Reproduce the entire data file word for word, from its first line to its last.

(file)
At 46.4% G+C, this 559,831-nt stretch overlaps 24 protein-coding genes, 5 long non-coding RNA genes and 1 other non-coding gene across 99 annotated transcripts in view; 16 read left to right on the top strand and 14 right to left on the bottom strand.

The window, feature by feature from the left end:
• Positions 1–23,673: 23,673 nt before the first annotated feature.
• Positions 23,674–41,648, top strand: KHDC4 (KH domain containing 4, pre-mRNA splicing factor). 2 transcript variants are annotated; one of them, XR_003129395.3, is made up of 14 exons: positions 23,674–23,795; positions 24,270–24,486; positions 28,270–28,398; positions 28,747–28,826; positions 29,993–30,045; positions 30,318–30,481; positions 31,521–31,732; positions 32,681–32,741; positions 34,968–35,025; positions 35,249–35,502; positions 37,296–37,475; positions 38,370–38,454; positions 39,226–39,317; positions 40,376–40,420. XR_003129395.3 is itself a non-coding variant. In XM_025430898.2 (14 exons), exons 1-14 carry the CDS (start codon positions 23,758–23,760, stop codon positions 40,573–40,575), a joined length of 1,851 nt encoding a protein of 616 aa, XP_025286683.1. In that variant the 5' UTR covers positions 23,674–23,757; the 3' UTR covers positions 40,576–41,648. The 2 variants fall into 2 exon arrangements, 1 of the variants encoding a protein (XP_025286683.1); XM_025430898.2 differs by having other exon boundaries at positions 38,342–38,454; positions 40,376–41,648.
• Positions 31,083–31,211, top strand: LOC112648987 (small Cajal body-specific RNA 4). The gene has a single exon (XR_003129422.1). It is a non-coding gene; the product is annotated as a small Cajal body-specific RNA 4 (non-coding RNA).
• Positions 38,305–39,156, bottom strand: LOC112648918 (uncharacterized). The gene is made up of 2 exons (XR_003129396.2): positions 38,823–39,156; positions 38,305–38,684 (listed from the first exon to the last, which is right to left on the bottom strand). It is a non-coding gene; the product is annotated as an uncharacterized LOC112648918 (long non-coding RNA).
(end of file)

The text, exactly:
At 46.4% G+C, this 559,831-nt stretch overlaps 24 protein-coding genes, 5 long non-coding RNA genes and 1 other non-coding gene across 99 annotated transcripts in view; 16 read left to right on the top strand and 14 right to left on the bottom strand.

The window, feature by feature from the left end:
• Positions 1–23,673: 23,673 nt before the first annotated feature.
• Positions 23,674–41,648, top strand: KHDC4 (KH domain containing 4, pre-mRNA splicing factor). 2 transcript variants are annotated; one of them, XR_003129395.3, is made up of 14 exons: positions 23,674–23,795; positions 24,270–24,486; positions 28,270–28,398; positions 28,747–28,826; positions 29,993–30,045; positions 30,318–30,481; positions 31,521–31,732; positions 32,681–32,741; positions 34,968–35,025; positions 35,249–35,502; positions 37,296–37,475; positions 38,370–38,454; positions 39,226–39,317; positions 40,376–40,420. XR_003129395.3 is itself a non-coding variant. In XM_025430898.2 (14 exons), exons 1-14 carry the CDS (start codon positions 23,758–23,760, stop codon positions 40,573–40,575), a joined length of 1,851 nt encoding a protein of 616 aa, XP_025286683.1. In that variant the 5' UTR covers positions 23,674–23,757; the 3' UTR covers positions 40,576–41,648. The 2 variants fall into 2 exon arrangements, 1 of the variants encoding a protein (XP_025286683.1); XM_025430898.2 differs by having other exon boundaries at positions 38,342–38,454; positions 40,376–41,648.
• Positions 31,083–31,211, top strand: LOC112648987 (small Cajal body-specific RNA 4). The gene has a single exon (XR_003129422.1). It is a non-coding gene; the product is annotated as a small Cajal body-specific RNA 4 (non-coding RNA).
• Positions 38,305–39,156, bottom strand: LOC112648918 (uncharacterized). The gene is made up of 2 exons (XR_003129396.2): positions 38,823–39,156; positions 38,305–38,684 (listed from the first exon to the last, which is right to left on the bottom strand). It is a non-coding gene; the product is annotated as an uncharacterized LOC112648918 (long non-coding RNA).